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Walker to mix bad news, good in Tuesday’s State of State (UPDATE)

Associated Press

MADISON, Wis. (AP) — Unemployed people from Milwaukee urged Gov. Scott Walker to do more to create jobs on Tuesday, just hours before he is to deliver his first State of the State speech.

Walker was expected to partially revel in his legislative successes, which include new laws he said will spur job creation, as well as address how he will tackle a budget shortfall that could be as large as $3.2 billion by mid-2013.

Walker has already signed into law measures passed by the Republican-controlled Legislature that will eliminate income taxes on contributions made to health savings accounts and provide a tax break for companies that relocate to Wisconsin. He’s also signed bills increasing economic development tax incentives and sweeping lawsuit reforms.

Other Walker-backed proposals are moving quickly through the Legislature, including a tax break tied to each new job created and reorganizing the Commerce Department into a public-private hybrid focused exclusively on economic development.

None of those will deliver on Walker’s stated purpose for calling the Legislature into a special session, which was to create jobs, said Robert Kraig, executive director of Citizen Action Wisconsin. His group organized a morning news conference that brought together unemployed people and other critics of Walker’s agenda.

“There are no jobs in the jobs agenda,” Kraig said.

Walker has promised that by 2015 there will be 250,000 more jobs in the state than when he took office.

His legislative agenda to date has weighed heavily on business tax cuts, which critics said won’t do anything to spur job creation. Walker argues they will send the message that Wisconsin is a more business-friendly state, which will spur economic growth.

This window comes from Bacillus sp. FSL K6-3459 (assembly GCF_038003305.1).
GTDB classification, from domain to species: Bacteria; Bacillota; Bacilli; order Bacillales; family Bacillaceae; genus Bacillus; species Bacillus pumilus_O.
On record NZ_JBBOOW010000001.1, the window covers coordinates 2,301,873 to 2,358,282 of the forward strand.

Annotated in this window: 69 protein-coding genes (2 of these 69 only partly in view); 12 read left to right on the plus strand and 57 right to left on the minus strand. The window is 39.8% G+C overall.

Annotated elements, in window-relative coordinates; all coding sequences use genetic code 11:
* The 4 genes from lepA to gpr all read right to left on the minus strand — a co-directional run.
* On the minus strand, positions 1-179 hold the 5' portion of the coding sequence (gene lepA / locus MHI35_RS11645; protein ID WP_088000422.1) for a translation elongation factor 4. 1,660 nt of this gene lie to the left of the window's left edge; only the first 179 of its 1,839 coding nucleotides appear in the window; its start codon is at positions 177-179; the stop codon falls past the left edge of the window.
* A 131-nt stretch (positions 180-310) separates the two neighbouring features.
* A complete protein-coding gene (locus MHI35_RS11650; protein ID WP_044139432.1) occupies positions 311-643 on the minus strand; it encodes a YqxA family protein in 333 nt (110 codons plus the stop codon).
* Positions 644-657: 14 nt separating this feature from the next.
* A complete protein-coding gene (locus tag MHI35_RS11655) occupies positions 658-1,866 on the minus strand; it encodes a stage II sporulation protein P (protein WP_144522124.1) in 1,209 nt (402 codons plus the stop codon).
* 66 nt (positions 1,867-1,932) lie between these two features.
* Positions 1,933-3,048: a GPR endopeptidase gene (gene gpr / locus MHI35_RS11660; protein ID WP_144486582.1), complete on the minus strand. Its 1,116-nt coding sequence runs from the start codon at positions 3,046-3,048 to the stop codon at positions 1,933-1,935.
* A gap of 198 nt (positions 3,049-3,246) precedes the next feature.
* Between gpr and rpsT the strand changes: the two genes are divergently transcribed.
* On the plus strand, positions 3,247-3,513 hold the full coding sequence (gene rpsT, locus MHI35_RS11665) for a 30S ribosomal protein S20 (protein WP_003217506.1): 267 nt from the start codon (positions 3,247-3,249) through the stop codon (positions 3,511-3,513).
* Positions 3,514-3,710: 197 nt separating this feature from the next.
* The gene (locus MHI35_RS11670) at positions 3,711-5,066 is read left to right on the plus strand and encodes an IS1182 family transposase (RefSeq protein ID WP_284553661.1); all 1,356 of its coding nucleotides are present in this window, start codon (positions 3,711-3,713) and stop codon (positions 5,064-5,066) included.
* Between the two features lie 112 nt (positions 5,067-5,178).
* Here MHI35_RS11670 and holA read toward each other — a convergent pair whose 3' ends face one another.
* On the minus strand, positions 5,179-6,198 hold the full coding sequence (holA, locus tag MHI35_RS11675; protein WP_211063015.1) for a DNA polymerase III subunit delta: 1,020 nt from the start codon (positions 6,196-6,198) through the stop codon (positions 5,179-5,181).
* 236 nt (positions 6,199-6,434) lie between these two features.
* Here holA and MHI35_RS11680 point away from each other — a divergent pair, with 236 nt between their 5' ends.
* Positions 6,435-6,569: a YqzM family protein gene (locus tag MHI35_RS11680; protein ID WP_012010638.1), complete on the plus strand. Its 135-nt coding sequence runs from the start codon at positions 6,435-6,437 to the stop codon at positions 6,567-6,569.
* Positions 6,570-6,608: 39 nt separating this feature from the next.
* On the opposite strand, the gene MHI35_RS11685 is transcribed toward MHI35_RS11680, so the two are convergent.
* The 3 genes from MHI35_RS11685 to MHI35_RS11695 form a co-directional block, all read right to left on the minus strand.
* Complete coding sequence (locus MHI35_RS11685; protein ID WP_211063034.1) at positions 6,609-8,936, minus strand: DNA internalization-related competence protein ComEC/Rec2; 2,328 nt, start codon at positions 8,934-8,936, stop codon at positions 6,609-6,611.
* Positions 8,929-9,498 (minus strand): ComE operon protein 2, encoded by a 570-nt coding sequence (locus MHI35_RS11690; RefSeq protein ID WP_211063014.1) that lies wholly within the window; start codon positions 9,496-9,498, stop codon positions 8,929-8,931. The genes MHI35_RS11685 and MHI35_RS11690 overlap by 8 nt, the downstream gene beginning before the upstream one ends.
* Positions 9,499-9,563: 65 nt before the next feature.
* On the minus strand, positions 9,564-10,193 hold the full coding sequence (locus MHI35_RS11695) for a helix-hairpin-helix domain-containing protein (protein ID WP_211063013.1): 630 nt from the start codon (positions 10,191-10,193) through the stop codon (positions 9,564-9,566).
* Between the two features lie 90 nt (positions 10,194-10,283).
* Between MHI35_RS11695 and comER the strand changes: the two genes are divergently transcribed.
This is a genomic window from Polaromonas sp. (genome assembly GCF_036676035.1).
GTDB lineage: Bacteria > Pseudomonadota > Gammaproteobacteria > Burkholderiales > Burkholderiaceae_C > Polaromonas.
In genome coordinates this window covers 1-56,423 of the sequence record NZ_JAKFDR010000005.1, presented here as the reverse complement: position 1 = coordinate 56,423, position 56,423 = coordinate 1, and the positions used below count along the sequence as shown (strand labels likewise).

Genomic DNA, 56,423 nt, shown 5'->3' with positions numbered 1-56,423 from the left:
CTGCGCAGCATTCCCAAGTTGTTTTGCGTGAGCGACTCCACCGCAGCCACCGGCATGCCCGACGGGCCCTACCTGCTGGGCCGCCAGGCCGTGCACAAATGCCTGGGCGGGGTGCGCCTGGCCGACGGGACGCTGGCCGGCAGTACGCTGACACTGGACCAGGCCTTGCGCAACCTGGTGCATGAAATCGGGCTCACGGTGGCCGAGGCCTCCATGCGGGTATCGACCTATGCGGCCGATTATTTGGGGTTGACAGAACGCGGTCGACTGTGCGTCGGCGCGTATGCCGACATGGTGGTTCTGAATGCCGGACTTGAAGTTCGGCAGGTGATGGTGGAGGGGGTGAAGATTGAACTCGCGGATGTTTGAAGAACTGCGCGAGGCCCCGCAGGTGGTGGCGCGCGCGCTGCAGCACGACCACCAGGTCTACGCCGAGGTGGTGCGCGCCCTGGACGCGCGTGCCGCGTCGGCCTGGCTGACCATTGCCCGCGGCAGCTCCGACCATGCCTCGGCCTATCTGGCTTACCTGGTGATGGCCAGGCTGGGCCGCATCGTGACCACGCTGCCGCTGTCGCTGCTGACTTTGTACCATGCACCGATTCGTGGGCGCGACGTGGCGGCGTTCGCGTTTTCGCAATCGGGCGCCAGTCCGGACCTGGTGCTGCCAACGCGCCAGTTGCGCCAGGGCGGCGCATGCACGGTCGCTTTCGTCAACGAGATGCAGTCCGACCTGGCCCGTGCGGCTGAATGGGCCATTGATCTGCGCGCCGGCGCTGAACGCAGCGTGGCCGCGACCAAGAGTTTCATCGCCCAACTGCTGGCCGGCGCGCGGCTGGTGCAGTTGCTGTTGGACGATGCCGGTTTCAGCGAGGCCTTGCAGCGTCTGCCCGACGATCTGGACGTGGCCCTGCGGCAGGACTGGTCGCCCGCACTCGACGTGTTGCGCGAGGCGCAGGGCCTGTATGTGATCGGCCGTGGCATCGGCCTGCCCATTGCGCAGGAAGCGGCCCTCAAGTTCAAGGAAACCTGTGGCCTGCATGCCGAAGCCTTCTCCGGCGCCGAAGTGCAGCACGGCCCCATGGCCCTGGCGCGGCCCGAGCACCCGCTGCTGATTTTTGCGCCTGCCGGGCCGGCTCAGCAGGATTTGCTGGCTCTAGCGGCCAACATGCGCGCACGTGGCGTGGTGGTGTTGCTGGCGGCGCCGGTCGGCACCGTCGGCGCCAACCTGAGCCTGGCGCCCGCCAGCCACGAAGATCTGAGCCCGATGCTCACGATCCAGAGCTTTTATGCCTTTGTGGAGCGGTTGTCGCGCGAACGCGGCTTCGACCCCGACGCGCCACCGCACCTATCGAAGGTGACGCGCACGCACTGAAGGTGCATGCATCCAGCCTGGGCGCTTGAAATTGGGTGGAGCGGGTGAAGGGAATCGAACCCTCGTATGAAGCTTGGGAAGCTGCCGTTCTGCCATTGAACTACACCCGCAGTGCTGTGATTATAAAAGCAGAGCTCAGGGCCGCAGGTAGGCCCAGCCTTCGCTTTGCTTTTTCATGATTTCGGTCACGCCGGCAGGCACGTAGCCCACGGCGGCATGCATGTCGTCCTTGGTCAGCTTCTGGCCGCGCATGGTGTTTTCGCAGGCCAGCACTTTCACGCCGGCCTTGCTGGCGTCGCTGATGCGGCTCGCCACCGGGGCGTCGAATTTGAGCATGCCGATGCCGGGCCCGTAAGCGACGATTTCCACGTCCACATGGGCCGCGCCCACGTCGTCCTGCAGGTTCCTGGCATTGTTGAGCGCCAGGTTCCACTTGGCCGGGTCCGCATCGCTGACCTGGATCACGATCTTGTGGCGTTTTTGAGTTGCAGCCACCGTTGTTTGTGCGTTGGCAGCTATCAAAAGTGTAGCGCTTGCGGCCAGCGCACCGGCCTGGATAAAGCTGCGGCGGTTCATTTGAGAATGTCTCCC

Critics like Kraig also point out that even before Walker took office he killed a high-speed rail project that was projected to create thousands of construction jobs in the state. Walker argued that Wisconsin couldn’t afford the $7.5 million annual operating costs and that the federal money should be used on road and bridge repair, even though that wasn’t allowed.

And Walker’s tax cuts come at a cost. They will reduce tax collections by $117 million over the next two years, only adding to the state’s budget problem. Walker has indicated he will use the State of the State speech to begin talking about how he will balance the budget without raising taxes, but he won’t release his plan for three more weeks.

Walker has already indicated he wants state employees to pay more for their health insurance and pension costs. He’s also expected to target Medicaid for costs savings. The program is projected to be $174 million short in the current budget year and possibly $1.8 billion short by the middle of 2013.

Walker, a former state Assembly member, will deliver his State of the State speech to a joint session of the Legislature in the Assembly chamber.

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